As mentioned above, insect development has been slow. We continue to catch spotted tentiform leafminers in fairly low numbers, and we have observed obliquebanded leafroller activity. We caught our first codling moth at NWMHRS on Monday (June 3). These insects likely flew on Friday (May 31) or Saturday evening with the warm nighttime temperatures. Other growers and scouts in the area started to catch codling moths last week. Setting a biofix may prove to be a challenge with these warm-cold temperatures swings. With the predicted cool stretch ahead of us, we will be hard-pressed to set a biofix at NWMHRS yesterday (June 3) as we will likely catch no moths in this coming week. Growers should be trapping for codling moths in their own orchards because of the variable population sizes in different orchards across the region.

Plum curculios were likely active last week when temperatures were warm and there was plenty of moisture to increase this insects’ activity level; however, the cool weather will likely slow plum curculios down again.

Cherries. We are starting to see spottiness on cherry leaves, but the verdict is out if these spots are due to spray injury, bacterial canker showing up from the cold, wet weather earlier this spring or early forming cherry leaf spot lesions. We will be keeping an eye out for mycelial growth on these spots in coming weeks. Most growers are at first cover timing for disease control in tart cherries, and this timing is critical for powdery mildew control as well as continued coverage for cherry leaf spot.

For first cover, the new products (Luna Sensation and Merivon) might be a nice fit as they provide excellent control of both powdery mildew and cherry leaf spot. These materials are rated excellent against cherry leaf spot, and killing all fungi in the orchard early at this first cover timing is the first step in achieving good, season-long control of cherry leaf spot. Again, we do not have any eradicant materials for powdery mildew, so early season control is critical in preventing powdery mildew infection in cherry.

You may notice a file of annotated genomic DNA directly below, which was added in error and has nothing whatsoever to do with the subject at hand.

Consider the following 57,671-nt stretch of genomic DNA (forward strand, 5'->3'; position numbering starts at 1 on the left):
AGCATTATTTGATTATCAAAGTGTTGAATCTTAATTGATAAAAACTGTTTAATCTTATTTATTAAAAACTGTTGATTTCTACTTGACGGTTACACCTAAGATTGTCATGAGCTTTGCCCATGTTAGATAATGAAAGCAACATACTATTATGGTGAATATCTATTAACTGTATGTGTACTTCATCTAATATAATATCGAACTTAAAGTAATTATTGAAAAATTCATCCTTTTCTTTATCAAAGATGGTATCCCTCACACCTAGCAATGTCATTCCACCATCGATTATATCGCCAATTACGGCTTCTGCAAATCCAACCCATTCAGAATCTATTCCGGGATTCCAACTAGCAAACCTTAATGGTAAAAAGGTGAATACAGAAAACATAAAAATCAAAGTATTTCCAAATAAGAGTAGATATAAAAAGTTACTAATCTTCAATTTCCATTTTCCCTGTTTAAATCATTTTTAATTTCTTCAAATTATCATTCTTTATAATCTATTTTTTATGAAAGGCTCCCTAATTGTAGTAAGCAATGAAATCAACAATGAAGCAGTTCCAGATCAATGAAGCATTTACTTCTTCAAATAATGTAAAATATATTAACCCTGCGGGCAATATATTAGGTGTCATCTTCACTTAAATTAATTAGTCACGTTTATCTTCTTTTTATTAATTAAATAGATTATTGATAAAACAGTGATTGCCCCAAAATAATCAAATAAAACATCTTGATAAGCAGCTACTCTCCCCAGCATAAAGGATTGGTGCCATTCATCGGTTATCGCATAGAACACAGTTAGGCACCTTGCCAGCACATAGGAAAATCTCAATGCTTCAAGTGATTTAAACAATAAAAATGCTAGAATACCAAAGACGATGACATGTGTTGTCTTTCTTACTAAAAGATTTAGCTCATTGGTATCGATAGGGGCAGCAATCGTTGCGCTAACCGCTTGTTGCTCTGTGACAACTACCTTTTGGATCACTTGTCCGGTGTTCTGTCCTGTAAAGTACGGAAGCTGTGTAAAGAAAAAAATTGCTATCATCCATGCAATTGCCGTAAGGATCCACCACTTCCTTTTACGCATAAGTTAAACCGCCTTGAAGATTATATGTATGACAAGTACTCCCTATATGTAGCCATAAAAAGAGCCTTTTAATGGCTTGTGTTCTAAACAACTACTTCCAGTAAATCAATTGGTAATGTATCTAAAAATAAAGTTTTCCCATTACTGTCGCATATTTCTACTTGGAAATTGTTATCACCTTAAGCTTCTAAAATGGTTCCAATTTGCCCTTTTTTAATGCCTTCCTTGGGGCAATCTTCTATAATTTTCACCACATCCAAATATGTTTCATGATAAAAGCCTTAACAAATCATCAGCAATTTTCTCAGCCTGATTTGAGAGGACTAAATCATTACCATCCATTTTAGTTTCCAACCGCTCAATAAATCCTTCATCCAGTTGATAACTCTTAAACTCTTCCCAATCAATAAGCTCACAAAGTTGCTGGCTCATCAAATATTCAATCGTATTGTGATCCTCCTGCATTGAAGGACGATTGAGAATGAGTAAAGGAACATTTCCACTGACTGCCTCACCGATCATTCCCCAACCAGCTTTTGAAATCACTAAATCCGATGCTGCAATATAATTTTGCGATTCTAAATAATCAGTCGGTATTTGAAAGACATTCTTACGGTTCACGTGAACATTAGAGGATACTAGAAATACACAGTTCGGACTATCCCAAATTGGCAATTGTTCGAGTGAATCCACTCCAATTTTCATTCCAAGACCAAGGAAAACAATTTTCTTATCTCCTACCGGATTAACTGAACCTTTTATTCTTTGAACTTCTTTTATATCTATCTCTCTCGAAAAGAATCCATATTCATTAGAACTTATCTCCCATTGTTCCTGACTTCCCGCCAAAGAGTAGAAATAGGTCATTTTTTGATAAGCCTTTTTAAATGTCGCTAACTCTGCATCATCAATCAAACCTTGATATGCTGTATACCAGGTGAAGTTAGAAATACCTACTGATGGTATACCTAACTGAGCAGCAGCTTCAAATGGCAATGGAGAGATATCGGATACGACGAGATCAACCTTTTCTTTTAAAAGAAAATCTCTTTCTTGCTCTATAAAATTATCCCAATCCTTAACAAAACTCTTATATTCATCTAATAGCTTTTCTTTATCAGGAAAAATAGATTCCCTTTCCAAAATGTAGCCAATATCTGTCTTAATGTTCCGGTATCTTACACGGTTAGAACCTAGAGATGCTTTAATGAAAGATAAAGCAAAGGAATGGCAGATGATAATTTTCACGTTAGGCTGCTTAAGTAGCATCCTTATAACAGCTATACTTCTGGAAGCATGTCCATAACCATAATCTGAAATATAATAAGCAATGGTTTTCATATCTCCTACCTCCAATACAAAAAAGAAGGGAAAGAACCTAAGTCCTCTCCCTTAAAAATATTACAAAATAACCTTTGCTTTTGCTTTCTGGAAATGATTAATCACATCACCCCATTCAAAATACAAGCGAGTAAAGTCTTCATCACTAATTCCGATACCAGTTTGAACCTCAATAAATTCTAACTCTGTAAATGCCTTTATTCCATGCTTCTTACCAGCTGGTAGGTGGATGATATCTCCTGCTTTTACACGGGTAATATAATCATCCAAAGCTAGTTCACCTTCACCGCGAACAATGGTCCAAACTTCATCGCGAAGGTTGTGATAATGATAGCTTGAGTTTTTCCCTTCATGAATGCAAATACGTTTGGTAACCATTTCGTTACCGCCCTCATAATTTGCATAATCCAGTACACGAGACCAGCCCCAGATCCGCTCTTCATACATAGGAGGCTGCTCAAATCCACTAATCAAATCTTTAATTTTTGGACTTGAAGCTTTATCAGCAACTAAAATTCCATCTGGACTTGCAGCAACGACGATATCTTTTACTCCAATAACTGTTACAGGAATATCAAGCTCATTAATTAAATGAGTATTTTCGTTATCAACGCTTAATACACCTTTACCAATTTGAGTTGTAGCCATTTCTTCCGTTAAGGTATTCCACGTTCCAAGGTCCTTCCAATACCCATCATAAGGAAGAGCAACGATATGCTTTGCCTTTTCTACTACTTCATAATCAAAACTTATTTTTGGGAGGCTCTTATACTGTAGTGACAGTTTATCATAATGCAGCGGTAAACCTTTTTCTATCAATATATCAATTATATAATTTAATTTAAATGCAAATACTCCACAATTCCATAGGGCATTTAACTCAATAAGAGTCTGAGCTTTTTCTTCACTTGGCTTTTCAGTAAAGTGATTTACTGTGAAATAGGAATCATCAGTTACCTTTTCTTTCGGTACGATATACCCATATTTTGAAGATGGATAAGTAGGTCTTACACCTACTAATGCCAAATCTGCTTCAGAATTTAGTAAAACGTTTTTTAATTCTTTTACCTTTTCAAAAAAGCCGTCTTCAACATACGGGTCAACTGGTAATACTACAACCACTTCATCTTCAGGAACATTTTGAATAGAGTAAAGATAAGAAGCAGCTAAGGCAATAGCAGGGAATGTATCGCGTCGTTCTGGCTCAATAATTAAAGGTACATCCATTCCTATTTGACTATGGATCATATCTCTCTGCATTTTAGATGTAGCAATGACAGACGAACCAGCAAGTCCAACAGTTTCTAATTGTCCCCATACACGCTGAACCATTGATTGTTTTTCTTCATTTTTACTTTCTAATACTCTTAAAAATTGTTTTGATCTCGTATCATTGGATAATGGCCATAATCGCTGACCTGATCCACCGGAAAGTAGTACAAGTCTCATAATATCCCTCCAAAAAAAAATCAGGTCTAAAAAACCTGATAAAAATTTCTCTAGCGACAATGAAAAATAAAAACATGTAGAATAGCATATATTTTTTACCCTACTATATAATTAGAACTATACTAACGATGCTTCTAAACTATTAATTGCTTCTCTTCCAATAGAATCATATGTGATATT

European brown rot has been particularly damaging in some orchards this season, in both Balaton and Montmorency blocks. We will be taking samples of orchards that have been hard hit by this disease, which is favored by cool and wet conditions. If growers would like their orchard sampled, please call NWMHRS at 231-946-1510. Once this pathogen has moved systemically into the spurs, there are no control options available.

With cherries out of or coming out of the shuck, this fruit needs to be protected against egglaying female plum curculio. We have seen sweet cherry orchards with the moon-shaped egglaying scars. Growers should be checking hot spots for these scars. For growers using the P.I.T.S model in tart cherries (not applicable in sweet cherries), we have accumulated 205 GDD since the biofix date of full bloom on May 17. Remember that any eggs laid in tart cherry fruit prior to the 375 GDD base 50 from Montmorency full bloom will cause the fruit or the larvae to fall off the tree, and insects laid at this early timing will not be present at harvest.

We are still finding obliquebanded leafroller larvae in cherries. However, the optimal timing for controlling this pest in sweet cherries has past; growers will have to wait until the summer generation larvae are present to control this population, which is at the pre-harvest timing. Growers that have had problems with this pest in the past and were not able to make a petal fall application should be monitoring for obliquebanded leafrollers prior to harvest to make sure there are no larvae in the tanks at harvest.